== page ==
VIFF 2013 Interview: 'Willow Creek' Helmer Bobcat Goldthwait On Making Movies
October 21st, 2013 10:22am EDT
If anyone is a true inspiration in terms of taking a single career in many different directions with equal success it’s performer Bobcat Goldthwait. Starting out in the comedy world as a writer and stand-up, then moving to film performer and then finally becoming one powerhouse filmmaker, Goldthwait has made heads turn through every part of his notable career. After directing such brilliant films as "World’s Greatest Dad" and "God Bless America," his latest picture is yet another jump into unknown territory – a horror film. In the vein of suspense thrillers and found footage flicks, "Willow Creek" takes a look at a couple’s interest in the Bigfoot lore. At the recent "Vancouver International Film Festival 2013" where "Willow Creek" was screening Starpulse.com Canadian correspondent Michael Coleman got a chance to chat with Goldthwait one-on-one about everything from his new move into the terror genre to past work highlights like the cult classic "Shakes the Clown." Let’s not wait - here’s...
So let’s start off - do you like being called Robert or Bobcat?
Bobcat Goldthwait: I like Bobcat - I think what happened is on my passport it says Robert. I don’t know why all of a sudden I’m getting all this Robert, but I like Bobcat.
How the heck do you get a name like Bobcat?
BG: How it came about was around the time that Tom (Kenny) and I started doing comedy we were working with a guy named Barry. He came in one night and we were fifteen or sixteen years old and he wants to be called Barcat. And Tom laughs and I go, ‘That’s funny because my name is Bobcat and that’s what everyone calls me!’ – which was a total lie. So that’s the origin of our nicknames, but the funny part is now its thirty some years later and I’m Bobcat and they’re just Barry and Tom.
"Shakes the Clown" has been described as ‘the Citizen Kane of alcoholic clown movies’ – how would you describe it?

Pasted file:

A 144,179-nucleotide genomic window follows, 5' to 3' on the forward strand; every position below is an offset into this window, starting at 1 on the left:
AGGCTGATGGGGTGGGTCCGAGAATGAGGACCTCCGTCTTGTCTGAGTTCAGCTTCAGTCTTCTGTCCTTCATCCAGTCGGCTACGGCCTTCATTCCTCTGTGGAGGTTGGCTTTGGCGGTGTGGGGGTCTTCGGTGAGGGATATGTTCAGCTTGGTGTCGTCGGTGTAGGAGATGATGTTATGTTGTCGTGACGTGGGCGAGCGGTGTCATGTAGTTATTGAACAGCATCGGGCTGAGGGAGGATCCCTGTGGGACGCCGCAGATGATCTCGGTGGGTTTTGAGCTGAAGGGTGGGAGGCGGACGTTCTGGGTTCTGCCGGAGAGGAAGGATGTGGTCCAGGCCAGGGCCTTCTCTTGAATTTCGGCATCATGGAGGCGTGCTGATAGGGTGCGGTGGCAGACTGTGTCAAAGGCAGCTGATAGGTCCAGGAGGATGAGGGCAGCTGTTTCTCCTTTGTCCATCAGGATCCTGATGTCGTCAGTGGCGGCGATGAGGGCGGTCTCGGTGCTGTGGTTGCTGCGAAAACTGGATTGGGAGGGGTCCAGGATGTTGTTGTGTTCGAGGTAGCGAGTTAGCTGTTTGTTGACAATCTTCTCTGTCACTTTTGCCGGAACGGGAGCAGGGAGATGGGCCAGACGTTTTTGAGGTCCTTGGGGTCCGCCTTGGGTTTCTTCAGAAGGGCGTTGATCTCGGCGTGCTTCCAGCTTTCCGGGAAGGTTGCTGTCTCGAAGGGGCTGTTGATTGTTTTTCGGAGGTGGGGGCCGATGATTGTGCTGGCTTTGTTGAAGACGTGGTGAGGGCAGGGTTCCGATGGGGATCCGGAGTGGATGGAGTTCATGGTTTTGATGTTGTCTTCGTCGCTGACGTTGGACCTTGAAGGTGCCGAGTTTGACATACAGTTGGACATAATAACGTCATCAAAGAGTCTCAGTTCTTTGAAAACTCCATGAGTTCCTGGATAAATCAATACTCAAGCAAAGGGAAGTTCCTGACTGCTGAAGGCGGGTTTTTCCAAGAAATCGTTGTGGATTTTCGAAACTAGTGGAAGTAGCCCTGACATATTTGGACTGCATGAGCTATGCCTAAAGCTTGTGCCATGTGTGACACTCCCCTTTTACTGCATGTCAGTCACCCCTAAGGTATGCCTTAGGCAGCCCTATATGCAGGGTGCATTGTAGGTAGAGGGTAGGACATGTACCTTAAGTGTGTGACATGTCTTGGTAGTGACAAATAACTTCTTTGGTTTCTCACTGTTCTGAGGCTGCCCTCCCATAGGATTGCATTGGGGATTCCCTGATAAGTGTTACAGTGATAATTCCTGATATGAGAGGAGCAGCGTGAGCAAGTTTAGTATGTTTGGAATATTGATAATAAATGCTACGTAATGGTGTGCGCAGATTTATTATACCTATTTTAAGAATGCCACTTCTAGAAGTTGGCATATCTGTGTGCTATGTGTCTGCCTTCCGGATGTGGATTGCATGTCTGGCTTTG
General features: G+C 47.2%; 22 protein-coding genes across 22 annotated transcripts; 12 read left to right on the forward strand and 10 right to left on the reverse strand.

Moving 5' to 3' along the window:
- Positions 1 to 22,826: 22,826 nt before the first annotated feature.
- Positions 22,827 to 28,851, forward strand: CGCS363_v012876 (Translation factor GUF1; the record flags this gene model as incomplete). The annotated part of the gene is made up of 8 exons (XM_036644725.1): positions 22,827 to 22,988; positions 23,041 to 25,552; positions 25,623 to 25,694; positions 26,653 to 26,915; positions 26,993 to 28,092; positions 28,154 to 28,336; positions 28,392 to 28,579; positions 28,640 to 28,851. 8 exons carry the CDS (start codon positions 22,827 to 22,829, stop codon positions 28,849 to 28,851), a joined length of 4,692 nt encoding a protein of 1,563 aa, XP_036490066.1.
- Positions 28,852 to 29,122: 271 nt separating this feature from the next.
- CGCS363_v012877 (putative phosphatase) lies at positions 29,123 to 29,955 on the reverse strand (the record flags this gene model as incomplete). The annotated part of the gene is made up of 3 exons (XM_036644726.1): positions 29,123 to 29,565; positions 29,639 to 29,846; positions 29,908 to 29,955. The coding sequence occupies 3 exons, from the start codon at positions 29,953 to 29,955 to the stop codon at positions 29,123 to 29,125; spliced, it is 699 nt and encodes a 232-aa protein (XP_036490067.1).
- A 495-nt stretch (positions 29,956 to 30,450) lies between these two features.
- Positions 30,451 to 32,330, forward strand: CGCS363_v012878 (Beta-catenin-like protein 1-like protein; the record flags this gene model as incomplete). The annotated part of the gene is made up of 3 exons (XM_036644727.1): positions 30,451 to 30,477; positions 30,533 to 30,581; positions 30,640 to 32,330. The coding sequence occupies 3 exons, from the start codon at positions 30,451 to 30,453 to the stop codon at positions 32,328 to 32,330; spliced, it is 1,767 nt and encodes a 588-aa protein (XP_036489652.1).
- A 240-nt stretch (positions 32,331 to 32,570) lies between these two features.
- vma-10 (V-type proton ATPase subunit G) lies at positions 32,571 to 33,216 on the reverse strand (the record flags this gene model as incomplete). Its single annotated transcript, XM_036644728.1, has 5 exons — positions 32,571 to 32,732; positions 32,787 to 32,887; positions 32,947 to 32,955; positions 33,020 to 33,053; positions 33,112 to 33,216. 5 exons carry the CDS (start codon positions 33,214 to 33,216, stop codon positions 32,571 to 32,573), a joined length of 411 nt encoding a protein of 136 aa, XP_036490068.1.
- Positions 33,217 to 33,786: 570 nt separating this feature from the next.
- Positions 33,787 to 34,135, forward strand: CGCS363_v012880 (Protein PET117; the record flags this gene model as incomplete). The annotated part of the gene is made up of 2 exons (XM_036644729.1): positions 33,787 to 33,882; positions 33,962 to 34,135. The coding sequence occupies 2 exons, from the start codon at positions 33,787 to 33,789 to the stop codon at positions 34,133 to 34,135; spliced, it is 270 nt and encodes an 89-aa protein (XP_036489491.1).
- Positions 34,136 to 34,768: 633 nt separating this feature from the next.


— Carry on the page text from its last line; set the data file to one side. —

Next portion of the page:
BG: (Laughs) I would say it’s more the "Barfly" of alcoholic clown movies. I don’t know – "Shakes the Clown" to this day is a really weird movie. Tom and I recently went to a screening and people came and they were dressed up as the characters and they knew the dialogue and it was packed.
No mimes there?
BG: (Laughs) No mimes! There were some clown whores which was weird. There were these women who were slutty clowns and it was really strange. And in the middle of the movie I just lean over to Tom and I go, ‘What the f#ck were we thinking?! What is this movie about?’ (Laughs) I think Shakes is an angry movie and it’s also me going can I make a movie? And then the other movies I think, or the last handful, are about can I tell a story. But I do think tonally there’s something in Shakes that’s in all the movies. They’re not slices of life – they’re like little fables.
Hidden gem of Shakes – the hilarious and caustic LaWanda Page!
BG: LaWanda came in and she reads the script and she’s auditioning and she sees ‘as soon as that camera’s off he’s gonna f#uck that little dog’ and she goes, ‘This is cute – who wrote this?’ (Laughs) But I don’t think she knew I was the director because she goes, ‘Shakes, can you get me a coffee?’ So she had me running around getting her things and stuff. And then when she starts ad-libbing, wow. The line was something like ‘he gets a lot of p@ssy’ and I said, ‘LaWanda say whatever you want.’ I thought she was gonna say ‘shut up fool’ or something. But she goes into ‘I got a peanut butter p@ssy’ and normally when someone says something like that there’s a big laugh when you say cut. There was silence like what the hell was that and my buddy leans over and goes, ‘I betcha sometimes you gotta pinch yourself!’
"World’s Greatest Dad" is a brilliant biting satire – what were people’s initial reactions reading the script and was there ever any pressure to water it down?